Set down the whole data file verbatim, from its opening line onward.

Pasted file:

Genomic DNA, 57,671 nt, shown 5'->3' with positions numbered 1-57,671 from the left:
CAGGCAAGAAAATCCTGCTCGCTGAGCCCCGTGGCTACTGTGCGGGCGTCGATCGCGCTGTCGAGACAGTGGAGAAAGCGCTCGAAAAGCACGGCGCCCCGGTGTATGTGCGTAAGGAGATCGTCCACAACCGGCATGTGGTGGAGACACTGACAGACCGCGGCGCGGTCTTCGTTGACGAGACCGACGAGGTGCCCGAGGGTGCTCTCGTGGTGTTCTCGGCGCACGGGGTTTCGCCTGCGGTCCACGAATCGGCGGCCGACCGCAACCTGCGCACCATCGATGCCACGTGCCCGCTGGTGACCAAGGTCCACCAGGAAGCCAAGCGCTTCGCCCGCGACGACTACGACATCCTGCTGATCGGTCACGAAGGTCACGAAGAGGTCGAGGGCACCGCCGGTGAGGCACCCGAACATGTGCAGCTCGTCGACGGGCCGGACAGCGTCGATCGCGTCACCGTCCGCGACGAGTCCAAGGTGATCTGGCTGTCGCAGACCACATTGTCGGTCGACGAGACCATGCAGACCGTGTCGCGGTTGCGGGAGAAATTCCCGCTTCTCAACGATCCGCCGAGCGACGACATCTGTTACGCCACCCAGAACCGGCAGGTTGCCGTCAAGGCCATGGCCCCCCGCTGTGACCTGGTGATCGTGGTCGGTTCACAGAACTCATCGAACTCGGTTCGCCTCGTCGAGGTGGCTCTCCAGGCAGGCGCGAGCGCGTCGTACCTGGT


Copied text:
Genomic DNA, 57,671 nt, shown 5'->3' with positions numbered 1-57,671 from the left:
CAGGCAAGAAAATCCTGCTCGCTGAGCCCCGTGGCTACTGTGCGGGCGTCGATCGCGCTGTCGAGACAGTGGAGAAAGCGCTCGAAAAGCACGGCGCCCCGGTGTATGTGCGTAAGGAGATCGTCCACAACCGGCATGTGGTGGAGACACTGACAGACCGCGGCGCGGTCTTCGTTGACGAGACCGACGAGGTGCCCGAGGGTGCTCTCGTGGTGTTCTCGGCGCACGGGGTTTCGCCTGCGGTCCACGAATCGGCGGCCGACCGCAACCTGCGCACCATCGATGCCACGTGCCCGCTGGTGACCAAGGTCCACCAGGAAGCCAAGCGCTTCGCCCGCGACGACTACGACATCCTGCTGATCGGTCACGAAGGTCACGAAGAGGTCGAGGGCACCGCCGGTGAGGCACCCGAACATGTGCAGCTCGTCGACGGGCCGGACAGCGTCGATCGCGTCACCGTCCGCGACGAGTCCAAGGTGATCTGGCTGTCGCAGACCACATTGTCGGTCGACGAGACCATGCAGACCGTGTCGCGGTTGCGGGAGAAATTCCCGCTTCTCAACGATCCGCCGAGCGACGACATCTGTTACGCCACCCAGAACCGGCAGGTTGCCGTCAAGGCCATGGCCCCCCGCTGTGACCTGGTGATCGTGGTCGGTTCACAGAACTCATCGAACTCGGTTCGCCTCGTCGAGGTGGCTCTCCAGGCAGGCGCGAGCGCGTCGTACCTGGT